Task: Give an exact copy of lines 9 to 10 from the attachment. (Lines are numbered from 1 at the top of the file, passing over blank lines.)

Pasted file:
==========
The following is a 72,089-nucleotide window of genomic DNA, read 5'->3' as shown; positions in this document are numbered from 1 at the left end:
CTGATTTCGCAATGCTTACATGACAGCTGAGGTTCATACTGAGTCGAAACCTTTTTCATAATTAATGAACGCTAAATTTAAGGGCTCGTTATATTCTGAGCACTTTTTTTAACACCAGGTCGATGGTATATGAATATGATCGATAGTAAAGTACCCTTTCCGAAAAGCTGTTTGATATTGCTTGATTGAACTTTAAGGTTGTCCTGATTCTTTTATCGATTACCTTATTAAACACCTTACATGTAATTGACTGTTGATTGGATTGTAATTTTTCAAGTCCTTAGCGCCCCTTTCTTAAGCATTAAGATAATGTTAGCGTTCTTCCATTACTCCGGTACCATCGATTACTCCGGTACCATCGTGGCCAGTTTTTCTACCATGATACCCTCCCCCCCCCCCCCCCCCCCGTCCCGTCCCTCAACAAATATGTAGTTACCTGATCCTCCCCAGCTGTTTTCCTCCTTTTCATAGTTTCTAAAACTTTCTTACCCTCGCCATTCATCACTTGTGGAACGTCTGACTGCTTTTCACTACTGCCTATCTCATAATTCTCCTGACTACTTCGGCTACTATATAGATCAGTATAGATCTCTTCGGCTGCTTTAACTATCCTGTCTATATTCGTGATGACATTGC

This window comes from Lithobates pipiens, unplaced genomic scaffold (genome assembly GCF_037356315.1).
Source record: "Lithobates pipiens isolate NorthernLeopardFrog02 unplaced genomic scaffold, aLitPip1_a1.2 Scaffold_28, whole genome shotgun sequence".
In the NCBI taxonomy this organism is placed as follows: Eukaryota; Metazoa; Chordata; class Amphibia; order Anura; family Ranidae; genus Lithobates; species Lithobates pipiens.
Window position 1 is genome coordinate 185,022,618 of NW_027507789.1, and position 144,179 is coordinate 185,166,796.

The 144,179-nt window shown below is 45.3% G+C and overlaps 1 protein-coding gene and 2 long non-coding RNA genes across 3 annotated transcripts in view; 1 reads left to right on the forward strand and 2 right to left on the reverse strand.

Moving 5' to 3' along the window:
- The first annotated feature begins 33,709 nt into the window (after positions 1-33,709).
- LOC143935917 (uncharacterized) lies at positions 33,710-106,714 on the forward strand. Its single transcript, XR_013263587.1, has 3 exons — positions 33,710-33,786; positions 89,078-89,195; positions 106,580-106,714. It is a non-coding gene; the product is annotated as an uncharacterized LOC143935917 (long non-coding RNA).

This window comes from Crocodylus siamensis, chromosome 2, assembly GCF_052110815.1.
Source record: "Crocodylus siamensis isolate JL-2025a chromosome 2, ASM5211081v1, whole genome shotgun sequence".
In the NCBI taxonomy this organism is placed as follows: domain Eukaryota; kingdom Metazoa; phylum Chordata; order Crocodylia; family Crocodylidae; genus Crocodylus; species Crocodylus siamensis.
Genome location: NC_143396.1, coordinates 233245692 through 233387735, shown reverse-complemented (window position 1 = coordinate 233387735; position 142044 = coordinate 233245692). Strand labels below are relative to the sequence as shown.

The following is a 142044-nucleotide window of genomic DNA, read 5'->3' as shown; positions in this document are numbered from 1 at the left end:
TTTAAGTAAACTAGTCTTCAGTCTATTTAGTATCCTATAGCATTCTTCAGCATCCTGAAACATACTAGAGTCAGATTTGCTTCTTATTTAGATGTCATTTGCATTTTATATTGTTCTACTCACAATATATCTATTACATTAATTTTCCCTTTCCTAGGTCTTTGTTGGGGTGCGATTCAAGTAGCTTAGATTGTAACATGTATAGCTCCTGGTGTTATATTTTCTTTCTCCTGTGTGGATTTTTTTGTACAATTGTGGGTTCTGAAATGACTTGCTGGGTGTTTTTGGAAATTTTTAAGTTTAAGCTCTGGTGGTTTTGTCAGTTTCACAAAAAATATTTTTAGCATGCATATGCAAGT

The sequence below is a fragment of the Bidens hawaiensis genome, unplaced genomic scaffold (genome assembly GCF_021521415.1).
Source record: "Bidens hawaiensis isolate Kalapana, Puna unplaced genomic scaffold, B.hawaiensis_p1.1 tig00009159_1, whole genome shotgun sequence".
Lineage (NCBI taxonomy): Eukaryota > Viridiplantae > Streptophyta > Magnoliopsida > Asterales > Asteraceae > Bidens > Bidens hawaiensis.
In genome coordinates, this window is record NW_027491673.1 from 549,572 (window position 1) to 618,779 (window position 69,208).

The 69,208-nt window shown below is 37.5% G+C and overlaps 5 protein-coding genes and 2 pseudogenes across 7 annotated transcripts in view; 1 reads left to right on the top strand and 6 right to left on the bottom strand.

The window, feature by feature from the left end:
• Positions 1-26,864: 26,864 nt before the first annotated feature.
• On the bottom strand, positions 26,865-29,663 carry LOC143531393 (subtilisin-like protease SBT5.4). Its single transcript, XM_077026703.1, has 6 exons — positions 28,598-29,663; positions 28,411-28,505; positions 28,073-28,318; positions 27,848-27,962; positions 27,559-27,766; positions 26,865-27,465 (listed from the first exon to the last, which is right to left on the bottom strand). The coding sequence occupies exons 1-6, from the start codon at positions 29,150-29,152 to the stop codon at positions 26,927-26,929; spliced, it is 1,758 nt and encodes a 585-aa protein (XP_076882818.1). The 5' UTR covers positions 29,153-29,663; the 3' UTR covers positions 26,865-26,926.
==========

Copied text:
- The first annotated feature begins 33,709 nt into the window (after positions 1-33,709).
- LOC143935917 (uncharacterized) lies at positions 33,710-106,714 on the forward strand. Its single transcript, XR_013263587.1, has 3 exons — positions 33,710-33,786; positions 89,078-89,195; positions 106,580-106,714. It is a non-coding gene; the product is annotated as an uncharacterized LOC143935917 (long non-coding RNA).